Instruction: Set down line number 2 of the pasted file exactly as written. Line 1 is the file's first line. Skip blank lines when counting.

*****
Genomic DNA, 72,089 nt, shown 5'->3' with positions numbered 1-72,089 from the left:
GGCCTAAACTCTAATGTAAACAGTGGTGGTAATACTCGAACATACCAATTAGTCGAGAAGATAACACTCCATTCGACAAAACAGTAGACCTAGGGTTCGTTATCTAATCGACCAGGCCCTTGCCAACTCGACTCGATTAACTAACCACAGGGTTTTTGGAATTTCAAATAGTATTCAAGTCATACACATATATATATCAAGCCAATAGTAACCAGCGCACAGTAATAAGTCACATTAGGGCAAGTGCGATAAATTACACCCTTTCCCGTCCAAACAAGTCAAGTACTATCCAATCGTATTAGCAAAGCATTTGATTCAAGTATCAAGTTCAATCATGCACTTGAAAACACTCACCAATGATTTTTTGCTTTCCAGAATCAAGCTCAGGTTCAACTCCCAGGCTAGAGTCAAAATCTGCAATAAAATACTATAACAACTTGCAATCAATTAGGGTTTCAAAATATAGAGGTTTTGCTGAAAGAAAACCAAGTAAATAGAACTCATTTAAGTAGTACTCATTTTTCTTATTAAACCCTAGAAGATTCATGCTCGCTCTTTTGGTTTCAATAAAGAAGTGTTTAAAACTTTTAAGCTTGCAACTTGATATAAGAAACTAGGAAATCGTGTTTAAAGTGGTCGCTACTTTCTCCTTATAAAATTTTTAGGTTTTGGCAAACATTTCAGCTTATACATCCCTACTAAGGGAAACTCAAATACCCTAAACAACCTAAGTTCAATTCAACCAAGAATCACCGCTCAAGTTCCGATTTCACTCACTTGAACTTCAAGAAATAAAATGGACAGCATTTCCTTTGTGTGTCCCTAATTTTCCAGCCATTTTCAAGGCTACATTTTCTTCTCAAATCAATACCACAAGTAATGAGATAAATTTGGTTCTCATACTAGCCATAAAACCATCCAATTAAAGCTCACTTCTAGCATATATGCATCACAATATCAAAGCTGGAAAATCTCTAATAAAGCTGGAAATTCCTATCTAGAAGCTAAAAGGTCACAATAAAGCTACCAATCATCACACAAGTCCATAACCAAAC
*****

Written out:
GGCCTAAACTCTAATGTAAACAGTGGTGGTAATACTCGAACATACCAATTAGTCGAGAAGATAACACTCCATTCGACAAAACAGTAGACCTAGGGTTCGTTATCTAATCGACCAGGCCCTTGCCAACTCGACTCGATTAACTAACCACAGGGTTTTTGGAATTTCAAATAGTATTCAAGTCATACACATATATATATCAAGCCAATAGTAACCAGCGCACAGTAATAAGTCACATTAGGGCAAGTGCGATAAATTACACCCTTTCCCGTCCAAACAAGTCAAGTACTATCCAATCGTATTAGCAAAGCATTTGATTCAAGTATCAAGTTCAATCATGCACTTGAAAACACTCACCAATGATTTTTTGCTTTCCAGAATCAAGCTCAGGTTCAACTCCCAGGCTAGAGTCAAAATCTGCAATAAAATACTATAACAACTTGCAATCAATTAGGGTTTCAAAATATAGAGGTTTTGCTGAAAGAAAACCAAGTAAATAGAACTCATTTAAGTAGTACTCATTTTTCTTATTAAACCCTAGAAGATTCATGCTCGCTCTTTTGGTTTCAATAAAGAAGTGTTTAAAACTTTTAAGCTTGCAACTTGATATAAGAAACTAGGAAATCGTGTTTAAAGTGGTCGCTACTTTCTCCTTATAAAATTTTTAGGTTTTGGCAAACATTTCAGCTTATACATCCCTACTAAGGGAAACTCAAATACCCTAAACAACCTAAGTTCAATTCAACCAAGAATCACCGCTCAAGTTCCGATTTCACTCACTTGAACTTCAAGAAATAAAATGGACAGCATTTCCTTTGTGTGTCCCTAATTTTCCAGCCATTTTCAAGGCTACATTTTCTTCTCAAATCAATACCACAAGTAATGAGATAAATTTGGTTCTCATACTAGCCATAAAACCATCCAATTAAAGCTCACTTCTAGCATATATGCATCACAATATCAAAGCTGGAAAATCTCTAATAAAGCTGGAAATTCCTATCTAGAAGCTAAAAGGTCACAATAAAGCTACCAATCATCACACAAGTCCATAACCAAAC